Six new fellows prepare for year of service with Alamance County organizations

Six members of the Class of 2018 participated in a signing ceremony in Clohan Theatre to formalize their participation in two service-year programs offered by Elon in partnership with local organizations. Six fellows who have completed their year of service were also recognized. 

Members for the Class of 2018 participating in service-year programs during the next year are, from left to right, Jared Bishop, Bernadette Cooper, Daniela Cerón, Kelsey Warren, Kacie Lynch and Sally Gordon
A signing ceremony on Wednesday marked the beginning of a year of service for six Elon seniors who will be working in health, wellness and education in Alamance County in partnership with local organizations. 

Four new Elon graduates will serve for a year as Elon-Alamance Health Partners fellows with a focus on the health and wellbeing of Alamance County residents and two new graduates will serve as Kenan Community Impact Fellows working with local students through Alamance Achieves, a nonprofit focused on furthering educational success. It’s the fourth cohort for both initiatives that fall under the umbrella of Elon’s service-year programs. 

The ceremony also offered the opportunity to celebrate the accomplishments of the cohort of fellows who are now completing their year of service at Alamance Regional Medical Center, the Alamance County Health Department, Healthy Alamance, Impact Alamance and Alamance Achieves. These six 2017 Elon alumni offered through about how they have grown during the past year, what they’ve learned about themselves and Alamance County as they have served their organizations and how their relationships with each other have grown. 

“The learning was endless,” said Chloe Donohoe, who worked with the Alamance County Health Department during the past year. 

Also completing their work were Crystal Carroll (Alamance Achieves), Maryn Hayward (Alamance Regional Medical Center), Oscar Miranda (Alamance Achieves), Olise Obi Jr. (Healthy Alamance) and Vashti Shiwmangal (Impact Alamance). Each shared about how their new relationships have changed them and how their work with their respective organizations helps strengthen their passions, develop their leadership skills and prepare them for next steps for their careers in public health, health care, technology and social work. 

“We throw them into real, meaningful and consequential work where there is no one right answer,” said Kathy Colville, director of Community Health for Greensboro, N.C.-based Cone Health, the parent system for Alamance Regional Medical Center. “You’ve given us so much this year.”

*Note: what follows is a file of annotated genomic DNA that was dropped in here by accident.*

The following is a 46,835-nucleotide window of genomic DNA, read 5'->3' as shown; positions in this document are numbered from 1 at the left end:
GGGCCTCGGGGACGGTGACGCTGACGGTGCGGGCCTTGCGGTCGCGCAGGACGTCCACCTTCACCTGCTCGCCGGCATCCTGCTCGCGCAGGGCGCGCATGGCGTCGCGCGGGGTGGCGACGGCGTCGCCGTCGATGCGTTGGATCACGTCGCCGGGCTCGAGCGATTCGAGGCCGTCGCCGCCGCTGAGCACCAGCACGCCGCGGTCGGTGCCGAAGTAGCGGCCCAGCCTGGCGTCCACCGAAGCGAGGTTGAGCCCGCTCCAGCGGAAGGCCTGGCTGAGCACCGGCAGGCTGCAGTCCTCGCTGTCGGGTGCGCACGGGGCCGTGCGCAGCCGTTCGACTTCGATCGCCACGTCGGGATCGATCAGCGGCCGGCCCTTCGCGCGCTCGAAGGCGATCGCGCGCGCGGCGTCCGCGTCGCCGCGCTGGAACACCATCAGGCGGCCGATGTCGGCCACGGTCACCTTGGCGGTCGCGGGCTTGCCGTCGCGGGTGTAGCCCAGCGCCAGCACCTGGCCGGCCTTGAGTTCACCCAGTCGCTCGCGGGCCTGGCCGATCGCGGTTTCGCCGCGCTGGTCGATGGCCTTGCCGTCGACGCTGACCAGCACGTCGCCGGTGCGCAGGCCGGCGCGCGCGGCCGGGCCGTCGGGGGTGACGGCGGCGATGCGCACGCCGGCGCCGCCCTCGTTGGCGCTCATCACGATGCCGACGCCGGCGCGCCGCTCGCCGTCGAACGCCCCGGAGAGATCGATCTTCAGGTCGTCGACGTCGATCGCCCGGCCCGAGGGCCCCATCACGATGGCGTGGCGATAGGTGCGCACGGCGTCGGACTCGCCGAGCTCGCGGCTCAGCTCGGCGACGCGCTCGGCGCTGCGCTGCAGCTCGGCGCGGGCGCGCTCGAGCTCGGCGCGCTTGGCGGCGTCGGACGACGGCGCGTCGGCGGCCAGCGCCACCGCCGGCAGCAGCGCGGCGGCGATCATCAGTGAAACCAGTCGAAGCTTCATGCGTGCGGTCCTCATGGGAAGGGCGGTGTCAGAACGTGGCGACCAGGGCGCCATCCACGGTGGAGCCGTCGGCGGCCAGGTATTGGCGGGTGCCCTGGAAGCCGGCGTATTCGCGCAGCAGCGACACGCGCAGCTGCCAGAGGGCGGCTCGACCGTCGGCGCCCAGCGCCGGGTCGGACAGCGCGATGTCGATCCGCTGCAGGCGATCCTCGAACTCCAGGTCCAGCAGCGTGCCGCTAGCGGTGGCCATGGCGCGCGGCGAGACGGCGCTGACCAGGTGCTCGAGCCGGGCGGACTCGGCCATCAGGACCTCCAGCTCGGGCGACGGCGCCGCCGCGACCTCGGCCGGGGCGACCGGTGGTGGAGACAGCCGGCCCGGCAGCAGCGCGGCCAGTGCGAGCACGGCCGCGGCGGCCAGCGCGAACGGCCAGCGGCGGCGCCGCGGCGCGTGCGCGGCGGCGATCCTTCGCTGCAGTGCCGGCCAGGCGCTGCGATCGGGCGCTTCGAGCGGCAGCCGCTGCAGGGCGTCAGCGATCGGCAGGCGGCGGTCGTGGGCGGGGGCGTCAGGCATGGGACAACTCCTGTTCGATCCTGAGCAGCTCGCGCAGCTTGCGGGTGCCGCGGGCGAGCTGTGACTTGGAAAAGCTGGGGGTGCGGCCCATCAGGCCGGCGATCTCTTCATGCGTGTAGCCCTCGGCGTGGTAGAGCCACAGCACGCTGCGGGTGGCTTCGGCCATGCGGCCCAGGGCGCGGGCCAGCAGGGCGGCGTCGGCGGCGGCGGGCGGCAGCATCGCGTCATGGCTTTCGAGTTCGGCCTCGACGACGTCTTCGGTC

Both Elon and its community partners view the fellows programs as successes as they help prepare new Elon graduates for careers in public health and education while providing needed resources for a variety of community organizations. Tom Brinkley, executive director of Elon’s Student Professional Development Center, said that he’s been impressed by the success that participants in the program have seen and the impact they’ve been able to have in the community during the past three years. 

Each of the new fellows will work with one of four Alamance County agencies: Healthy Alamance, Impact Alamance, the Alamance County Health Department and Alamance Regional Medical Center. Elon University and the four partner agencies are funding the program. 

Elon-Alamance Health Partners fellows

Jared Bishop, Healthy Alamance

A public health studies major, Bishop first became involved with Healthy Alamance through a community project as part of his Poverty and Social Justice course. That experience offered him the ability to gain experience in the public health field and experience working with a local organization. With Healthy Alamance, he worked on community gardens at schools as well as on a video to increase awareness about the use of SNAP Benefits at farmer’s markets. 

“Working with community partners seeking to improve health means everything to me,” Bishop said in his application. “My biggest passion in life is to try to improve the quality of life for everyone around me, and in combination with my love and passion for fitness and health care, I can have a great impact on people of all ages, ethnicities and socioeconomic statuses.”

Sally Gordon, Alamance Health Department

From Mendham, New Jersey, Gordon has majored in public health studies at Elon while also spending time working with the Comprehensive Rural Health Project in Jamkhed, India. That experience offered her different perspectives on how public health is viewed, with the focus in India on the burden of infectious disease while the view os more holistic within the United States. She hopes that her year as an Elon-Alamance Health Partners fellow will provide her more insight into her plans to continue her academic career in graduate school.